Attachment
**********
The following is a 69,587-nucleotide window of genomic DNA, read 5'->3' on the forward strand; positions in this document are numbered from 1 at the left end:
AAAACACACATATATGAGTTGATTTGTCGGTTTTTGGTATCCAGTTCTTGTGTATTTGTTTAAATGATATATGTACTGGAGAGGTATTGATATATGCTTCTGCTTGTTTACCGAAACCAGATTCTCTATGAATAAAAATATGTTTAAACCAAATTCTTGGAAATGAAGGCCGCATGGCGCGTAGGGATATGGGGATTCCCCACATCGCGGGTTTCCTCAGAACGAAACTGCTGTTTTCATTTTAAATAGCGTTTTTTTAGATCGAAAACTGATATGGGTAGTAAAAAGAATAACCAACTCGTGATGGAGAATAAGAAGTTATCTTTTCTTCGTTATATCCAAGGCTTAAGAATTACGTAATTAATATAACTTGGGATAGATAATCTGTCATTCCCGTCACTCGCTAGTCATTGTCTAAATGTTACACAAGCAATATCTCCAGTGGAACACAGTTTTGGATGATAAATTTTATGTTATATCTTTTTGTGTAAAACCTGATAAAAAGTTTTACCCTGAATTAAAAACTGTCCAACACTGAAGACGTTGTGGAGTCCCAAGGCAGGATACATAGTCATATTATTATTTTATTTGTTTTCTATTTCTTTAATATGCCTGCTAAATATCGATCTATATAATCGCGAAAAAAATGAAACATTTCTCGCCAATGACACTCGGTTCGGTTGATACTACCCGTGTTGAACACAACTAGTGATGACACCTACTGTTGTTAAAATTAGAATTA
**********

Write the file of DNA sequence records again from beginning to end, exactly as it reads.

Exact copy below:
The following is a 69,587-nucleotide window of genomic DNA, read 5'->3' on the forward strand; positions in this document are numbered from 1 at the left end:
AAAACACACATATATGAGTTGATTTGTCGGTTTTTGGTATCCAGTTCTTGTGTATTTGTTTAAATGATATATGTACTGGAGAGGTATTGATATATGCTTCTGCTTGTTTACCGAAACCAGATTCTCTATGAATAAAAATATGTTTAAACCAAATTCTTGGAAATGAAGGCCGCATGGCGCGTAGGGATATGGGGATTCCCCACATCGCGGGTTTCCTCAGAACGAAACTGCTGTTTTCATTTTAAATAGCGTTTTTTTAGATCGAAAACTGATATGGGTAGTAAAAAGAATAACCAACTCGTGATGGAGAATAAGAAGTTATCTTTTCTTCGTTATATCCAAGGCTTAAGAATTACGTAATTAATATAACTTGGGATAGATAATCTGTCATTCCCGTCACTCGCTAGTCATTGTCTAAATGTTACACAAGCAATATCTCCAGTGGAACACAGTTTTGGATGATAAATTTTATGTTATATCTTTTTGTGTAAAACCTGATAAAAAGTTTTACCCTGAATTAAAAACTGTCCAACACTGAAGACGTTGTGGAGTCCCAAGGCAGGATACATAGTCATATTATTATTTTATTTGTTTTCTATTTCTTTAATATGCCTGCTAAATATCGATCTATATAATCGCGAAAAAAATGAAACATTTCTCGCCAATGACACTCGGTTCGGTTGATACTACCCGTGTTGAACACAACTAGTGATGACACCTACTGTTGTTAAAATTAGAATTA